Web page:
Book Review: The Book Thief by Markus Zusak


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The Book Thief

Author: Markus Zusak
ISBN: 9780375842207
Buy in India:

The name of the book - The Book Thief - is one that appeals to both the book lover and the observer of human beings. And the book itself also delivers on both these counts!

The Book Thief, by Markus Zusak, is set in Germany during World War II. It was at the point in history when Hitler was at the height of power. The story is told from the point of view of Death – apt since it was a busy time for him, giving him the advantage of many perspectives and a broad overview of the life and times. Beautifully written, this book is worth a read.

Synopsis: The protagonist is 8 year old Liesel, the book thief. She starts her book stealing career with the unlikely The Gravediggers Handbook. This book serves as a link with her past – her brother and mother and also the means by which she learns to read.

Liesel is left in foster care with the Hubermanns, since her mother can no longer look after her. Liesel’s foster mother is a rough-around-the edges woman who does not know how to show that she cares. Although she constantly abuses Liesel, she does grow to love her foster daughter.

Her foster father teaches her to read, comforts her when she has nightmares, plays the accordion to entertain her, and is her companion and champion in many ways. He is forced to become a member of the Party to protect himself and his family, but he has definite anti-Nazi views. While living with them, Liesel continues stealing books and devouring them.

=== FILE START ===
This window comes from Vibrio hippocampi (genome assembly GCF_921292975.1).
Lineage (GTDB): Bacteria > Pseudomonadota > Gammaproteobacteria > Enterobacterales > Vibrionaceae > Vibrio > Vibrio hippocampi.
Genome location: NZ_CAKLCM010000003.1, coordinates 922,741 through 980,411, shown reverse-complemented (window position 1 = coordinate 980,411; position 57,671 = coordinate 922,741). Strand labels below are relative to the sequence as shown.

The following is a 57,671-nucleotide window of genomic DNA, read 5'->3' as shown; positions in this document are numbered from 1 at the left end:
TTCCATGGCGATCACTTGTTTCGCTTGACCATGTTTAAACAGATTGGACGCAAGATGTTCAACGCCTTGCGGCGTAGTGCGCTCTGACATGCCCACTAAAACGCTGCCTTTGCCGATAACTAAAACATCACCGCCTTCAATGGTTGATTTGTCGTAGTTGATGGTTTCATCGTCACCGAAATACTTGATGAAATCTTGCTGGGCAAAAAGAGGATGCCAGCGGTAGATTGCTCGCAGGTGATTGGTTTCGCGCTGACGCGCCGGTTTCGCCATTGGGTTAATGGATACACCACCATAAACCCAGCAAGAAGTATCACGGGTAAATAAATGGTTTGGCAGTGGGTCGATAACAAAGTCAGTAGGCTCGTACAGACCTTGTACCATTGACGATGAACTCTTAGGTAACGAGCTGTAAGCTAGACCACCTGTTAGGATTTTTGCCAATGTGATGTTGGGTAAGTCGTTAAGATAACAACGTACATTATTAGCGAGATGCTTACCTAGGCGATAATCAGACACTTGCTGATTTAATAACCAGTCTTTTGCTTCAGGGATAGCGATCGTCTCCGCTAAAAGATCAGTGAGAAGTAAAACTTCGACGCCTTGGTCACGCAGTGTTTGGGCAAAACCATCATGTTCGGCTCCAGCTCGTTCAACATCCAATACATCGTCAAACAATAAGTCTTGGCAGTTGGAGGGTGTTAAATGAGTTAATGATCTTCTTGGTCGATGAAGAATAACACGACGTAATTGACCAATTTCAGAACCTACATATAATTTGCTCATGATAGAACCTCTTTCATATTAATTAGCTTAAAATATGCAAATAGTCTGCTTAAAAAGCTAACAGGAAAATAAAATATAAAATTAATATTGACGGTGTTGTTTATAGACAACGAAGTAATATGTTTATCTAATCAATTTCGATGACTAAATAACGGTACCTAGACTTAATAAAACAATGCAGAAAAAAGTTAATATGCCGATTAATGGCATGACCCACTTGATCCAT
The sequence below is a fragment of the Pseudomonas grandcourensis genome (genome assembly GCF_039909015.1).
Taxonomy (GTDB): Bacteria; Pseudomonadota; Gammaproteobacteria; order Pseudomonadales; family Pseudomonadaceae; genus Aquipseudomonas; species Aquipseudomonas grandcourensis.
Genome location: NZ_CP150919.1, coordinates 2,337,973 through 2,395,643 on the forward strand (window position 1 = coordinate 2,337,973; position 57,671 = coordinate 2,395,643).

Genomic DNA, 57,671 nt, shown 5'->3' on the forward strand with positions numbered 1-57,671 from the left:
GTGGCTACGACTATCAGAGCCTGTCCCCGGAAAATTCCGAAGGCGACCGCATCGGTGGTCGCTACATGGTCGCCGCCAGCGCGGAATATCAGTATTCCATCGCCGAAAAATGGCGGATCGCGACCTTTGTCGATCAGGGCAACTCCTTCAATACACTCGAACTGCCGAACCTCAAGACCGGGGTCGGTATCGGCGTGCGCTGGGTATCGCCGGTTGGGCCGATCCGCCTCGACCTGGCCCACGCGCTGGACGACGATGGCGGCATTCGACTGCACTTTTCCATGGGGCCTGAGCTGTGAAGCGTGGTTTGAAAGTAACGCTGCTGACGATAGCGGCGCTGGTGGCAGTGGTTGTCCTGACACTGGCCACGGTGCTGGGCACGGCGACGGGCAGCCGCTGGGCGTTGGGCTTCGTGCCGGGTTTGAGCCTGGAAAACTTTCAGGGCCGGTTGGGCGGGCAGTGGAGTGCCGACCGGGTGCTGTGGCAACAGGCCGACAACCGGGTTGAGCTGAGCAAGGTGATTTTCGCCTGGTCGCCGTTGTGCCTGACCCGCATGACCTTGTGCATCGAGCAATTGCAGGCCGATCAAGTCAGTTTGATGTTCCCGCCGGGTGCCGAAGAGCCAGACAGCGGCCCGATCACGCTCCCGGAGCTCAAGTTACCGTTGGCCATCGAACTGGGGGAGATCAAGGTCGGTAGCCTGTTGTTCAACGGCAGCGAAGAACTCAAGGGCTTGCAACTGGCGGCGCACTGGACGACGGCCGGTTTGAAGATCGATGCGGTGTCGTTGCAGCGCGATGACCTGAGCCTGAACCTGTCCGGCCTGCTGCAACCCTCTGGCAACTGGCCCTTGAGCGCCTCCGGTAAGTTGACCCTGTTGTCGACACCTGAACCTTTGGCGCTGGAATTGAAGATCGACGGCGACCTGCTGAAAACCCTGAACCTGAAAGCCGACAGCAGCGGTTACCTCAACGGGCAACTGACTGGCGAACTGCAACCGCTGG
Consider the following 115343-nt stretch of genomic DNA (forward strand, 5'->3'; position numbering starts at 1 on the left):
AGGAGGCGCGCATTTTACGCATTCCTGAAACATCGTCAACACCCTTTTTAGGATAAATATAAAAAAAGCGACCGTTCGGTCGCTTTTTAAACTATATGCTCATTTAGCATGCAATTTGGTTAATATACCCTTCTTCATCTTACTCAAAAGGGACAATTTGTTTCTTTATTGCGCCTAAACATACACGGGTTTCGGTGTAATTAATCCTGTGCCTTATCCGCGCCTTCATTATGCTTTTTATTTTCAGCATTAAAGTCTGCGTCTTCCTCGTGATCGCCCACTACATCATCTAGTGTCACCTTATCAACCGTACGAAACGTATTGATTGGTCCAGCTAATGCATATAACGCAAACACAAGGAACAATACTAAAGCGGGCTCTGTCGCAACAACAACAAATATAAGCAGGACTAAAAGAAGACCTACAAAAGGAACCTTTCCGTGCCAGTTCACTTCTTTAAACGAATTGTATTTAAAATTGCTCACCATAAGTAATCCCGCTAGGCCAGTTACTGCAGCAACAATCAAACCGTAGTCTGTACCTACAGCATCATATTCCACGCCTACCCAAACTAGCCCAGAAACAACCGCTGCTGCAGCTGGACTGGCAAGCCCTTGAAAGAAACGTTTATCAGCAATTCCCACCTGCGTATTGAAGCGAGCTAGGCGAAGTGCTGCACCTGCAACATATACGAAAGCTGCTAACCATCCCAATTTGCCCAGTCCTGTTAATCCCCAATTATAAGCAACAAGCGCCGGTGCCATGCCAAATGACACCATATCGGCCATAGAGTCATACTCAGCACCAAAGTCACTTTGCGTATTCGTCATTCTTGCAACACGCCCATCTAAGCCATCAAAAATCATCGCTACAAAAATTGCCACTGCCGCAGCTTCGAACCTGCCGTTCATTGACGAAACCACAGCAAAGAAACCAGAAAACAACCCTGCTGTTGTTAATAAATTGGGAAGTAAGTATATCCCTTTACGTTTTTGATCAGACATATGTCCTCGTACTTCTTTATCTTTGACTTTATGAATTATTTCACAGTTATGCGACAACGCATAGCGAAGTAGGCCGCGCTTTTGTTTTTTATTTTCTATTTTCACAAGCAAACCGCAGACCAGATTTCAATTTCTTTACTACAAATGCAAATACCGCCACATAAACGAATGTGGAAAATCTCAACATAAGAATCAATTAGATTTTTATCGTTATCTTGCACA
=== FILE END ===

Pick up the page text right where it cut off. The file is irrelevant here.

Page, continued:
Liesel’s best friend is Rudy, who wants to be Jesse Owens – he is her companion in all her adventures and thieving forays. Into this, enters Max Vandenburg, a young Jewish man, whom the Hubermanns hide in their basement. Max and Liesel become very good friends.

Liesel’s interest in books and reading is also what helps the community band together and survive during some life-threatening situations.

Not all is easy and fun, of course, and tragedy does hit close to home for Liesel and her family

In spite of the the horrific nature of the subject matter (Nazi camps, atrocities against Jews, war and bloodshed), there is a child-like innocence and openness about this book that made me fall in love with it. The characters, starting with Death are caricatures, but believable and very likable all the same.

And when books are treasured possessions that must be obtained against all odds, that does give the story an undeniable charm. That is perhaps the main attraction of The Book Thief, that wins it accolades from both the young and the adult alike.



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4 comments:

Abhiroop Banerjee said...

'The Book Thief' is an immediately attractive title, as the reviewer says. Story sounds interesting too. Thank you for the review.

November 2, 2010 at 1:07 PM
Kaddu said...

I personally want to get my hands on the Immortals of Meluha

November 2, 2010 at 1:39 PM
stargazerpuj said...

@abhiroop - it's a beautiful story and is beautifully written as well. Highly recommended.

November 2, 2010 at 1:56 PM
stargazerpuj said...

@kaddu - I'm now waiting for the next book in the Meluha series!

November 2, 2010 at 1:57 PM

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